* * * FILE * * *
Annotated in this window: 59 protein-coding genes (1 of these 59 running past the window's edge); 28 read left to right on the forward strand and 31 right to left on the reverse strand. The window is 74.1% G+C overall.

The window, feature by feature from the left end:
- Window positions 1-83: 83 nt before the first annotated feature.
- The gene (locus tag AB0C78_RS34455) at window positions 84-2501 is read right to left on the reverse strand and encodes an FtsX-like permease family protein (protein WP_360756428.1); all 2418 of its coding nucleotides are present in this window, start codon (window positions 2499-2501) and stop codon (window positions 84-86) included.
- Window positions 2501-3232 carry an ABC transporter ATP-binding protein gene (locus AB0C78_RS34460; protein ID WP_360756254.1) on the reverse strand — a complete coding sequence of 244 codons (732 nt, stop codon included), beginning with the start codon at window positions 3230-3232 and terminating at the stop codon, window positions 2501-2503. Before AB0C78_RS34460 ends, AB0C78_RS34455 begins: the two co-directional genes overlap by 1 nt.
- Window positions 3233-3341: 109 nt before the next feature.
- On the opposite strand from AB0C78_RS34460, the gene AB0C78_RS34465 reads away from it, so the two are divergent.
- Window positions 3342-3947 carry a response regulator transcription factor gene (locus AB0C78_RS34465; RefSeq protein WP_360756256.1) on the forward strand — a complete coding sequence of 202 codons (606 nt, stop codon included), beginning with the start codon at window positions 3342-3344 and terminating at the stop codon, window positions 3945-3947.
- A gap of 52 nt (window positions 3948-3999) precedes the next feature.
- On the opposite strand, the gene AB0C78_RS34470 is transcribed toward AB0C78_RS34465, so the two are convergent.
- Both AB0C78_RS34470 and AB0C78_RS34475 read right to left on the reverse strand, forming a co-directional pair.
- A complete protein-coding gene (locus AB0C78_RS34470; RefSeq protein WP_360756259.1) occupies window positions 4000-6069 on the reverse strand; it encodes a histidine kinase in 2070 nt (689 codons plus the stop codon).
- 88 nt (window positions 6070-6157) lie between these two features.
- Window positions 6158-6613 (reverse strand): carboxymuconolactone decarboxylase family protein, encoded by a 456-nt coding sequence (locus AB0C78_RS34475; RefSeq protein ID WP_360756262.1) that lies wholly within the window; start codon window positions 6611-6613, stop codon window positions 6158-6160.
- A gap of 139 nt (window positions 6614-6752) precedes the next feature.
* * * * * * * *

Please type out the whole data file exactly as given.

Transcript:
Annotated in this window: 59 protein-coding genes (1 of these 59 running past the window's edge); 28 read left to right on the forward strand and 31 right to left on the reverse strand. The window is 74.1% G+C overall.

The window, feature by feature from the left end:
- Window positions 1-83: 83 nt before the first annotated feature.
- The gene (locus tag AB0C78_RS34455) at window positions 84-2501 is read right to left on the reverse strand and encodes an FtsX-like permease family protein (protein WP_360756428.1); all 2418 of its coding nucleotides are present in this window, start codon (window positions 2499-2501) and stop codon (window positions 84-86) included.
- Window positions 2501-3232 carry an ABC transporter ATP-binding protein gene (locus AB0C78_RS34460; protein ID WP_360756254.1) on the reverse strand — a complete coding sequence of 244 codons (732 nt, stop codon included), beginning with the start codon at window positions 3230-3232 and terminating at the stop codon, window positions 2501-2503. Before AB0C78_RS34460 ends, AB0C78_RS34455 begins: the two co-directional genes overlap by 1 nt.
- Window positions 3233-3341: 109 nt before the next feature.
- On the opposite strand from AB0C78_RS34460, the gene AB0C78_RS34465 reads away from it, so the two are divergent.
- Window positions 3342-3947 carry a response regulator transcription factor gene (locus AB0C78_RS34465; RefSeq protein WP_360756256.1) on the forward strand — a complete coding sequence of 202 codons (606 nt, stop codon included), beginning with the start codon at window positions 3342-3344 and terminating at the stop codon, window positions 3945-3947.
- A gap of 52 nt (window positions 3948-3999) precedes the next feature.
- On the opposite strand, the gene AB0C78_RS34470 is transcribed toward AB0C78_RS34465, so the two are convergent.
- Both AB0C78_RS34470 and AB0C78_RS34475 read right to left on the reverse strand, forming a co-directional pair.
- A complete protein-coding gene (locus AB0C78_RS34470; RefSeq protein WP_360756259.1) occupies window positions 4000-6069 on the reverse strand; it encodes a histidine kinase in 2070 nt (689 codons plus the stop codon).
- 88 nt (window positions 6070-6157) lie between these two features.
- Window positions 6158-6613 (reverse strand): carboxymuconolactone decarboxylase family protein, encoded by a 456-nt coding sequence (locus AB0C78_RS34475; RefSeq protein ID WP_360756262.1) that lies wholly within the window; start codon window positions 6611-6613, stop codon window positions 6158-6160.
- A gap of 139 nt (window positions 6614-6752) precedes the next feature.